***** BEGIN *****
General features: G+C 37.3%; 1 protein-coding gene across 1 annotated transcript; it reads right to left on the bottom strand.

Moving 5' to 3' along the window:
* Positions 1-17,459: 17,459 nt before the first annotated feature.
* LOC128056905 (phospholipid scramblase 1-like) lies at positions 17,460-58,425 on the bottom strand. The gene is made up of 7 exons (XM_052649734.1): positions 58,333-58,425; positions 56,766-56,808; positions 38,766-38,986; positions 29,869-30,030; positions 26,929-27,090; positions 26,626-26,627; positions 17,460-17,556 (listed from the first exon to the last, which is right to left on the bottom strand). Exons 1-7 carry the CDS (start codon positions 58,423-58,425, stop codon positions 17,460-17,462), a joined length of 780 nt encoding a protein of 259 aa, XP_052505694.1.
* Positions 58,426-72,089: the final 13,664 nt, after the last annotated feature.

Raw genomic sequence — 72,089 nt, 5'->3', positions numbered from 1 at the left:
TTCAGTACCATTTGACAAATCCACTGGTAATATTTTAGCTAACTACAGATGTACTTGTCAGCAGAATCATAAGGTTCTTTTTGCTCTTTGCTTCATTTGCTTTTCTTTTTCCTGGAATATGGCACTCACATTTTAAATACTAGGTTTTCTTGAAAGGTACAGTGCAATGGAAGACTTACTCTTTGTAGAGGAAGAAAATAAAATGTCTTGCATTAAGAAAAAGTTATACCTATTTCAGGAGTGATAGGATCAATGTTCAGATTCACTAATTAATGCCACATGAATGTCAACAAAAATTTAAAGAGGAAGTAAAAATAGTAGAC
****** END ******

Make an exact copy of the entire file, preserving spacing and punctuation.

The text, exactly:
General features: G+C 37.3%; 1 protein-coding gene across 1 annotated transcript; it reads right to left on the bottom strand.

Moving 5' to 3' along the window:
* Positions 1-17,459: 17,459 nt before the first annotated feature.
* LOC128056905 (phospholipid scramblase 1-like) lies at positions 17,460-58,425 on the bottom strand. The gene is made up of 7 exons (XM_052649734.1): positions 58,333-58,425; positions 56,766-56,808; positions 38,766-38,986; positions 29,869-30,030; positions 26,929-27,090; positions 26,626-26,627; positions 17,460-17,556 (listed from the first exon to the last, which is right to left on the bottom strand). Exons 1-7 carry the CDS (start codon positions 58,423-58,425, stop codon positions 17,460-17,462), a joined length of 780 nt encoding a protein of 259 aa, XP_052505694.1.
* Positions 58,426-72,089: the final 13,664 nt, after the last annotated feature.

Raw genomic sequence — 72,089 nt, 5'->3', positions numbered from 1 at the left:
TTCAGTACCATTTGACAAATCCACTGGTAATATTTTAGCTAACTACAGATGTACTTGTCAGCAGAATCATAAGGTTCTTTTTGCTCTTTGCTTCATTTGCTTTTCTTTTTCCTGGAATATGGCACTCACATTTTAAATACTAGGTTTTCTTGAAAGGTACAGTGCAATGGAAGACTTACTCTTTGTAGAGGAAGAAAATAAAATGTCTTGCATTAAGAAAAAGTTATACCTATTTCAGGAGTGATAGGATCAATGTTCAGATTCACTAATTAATGCCACATGAATGTCAACAAAAATTTAAAGAGGAAGTAAAAATAGTAGAC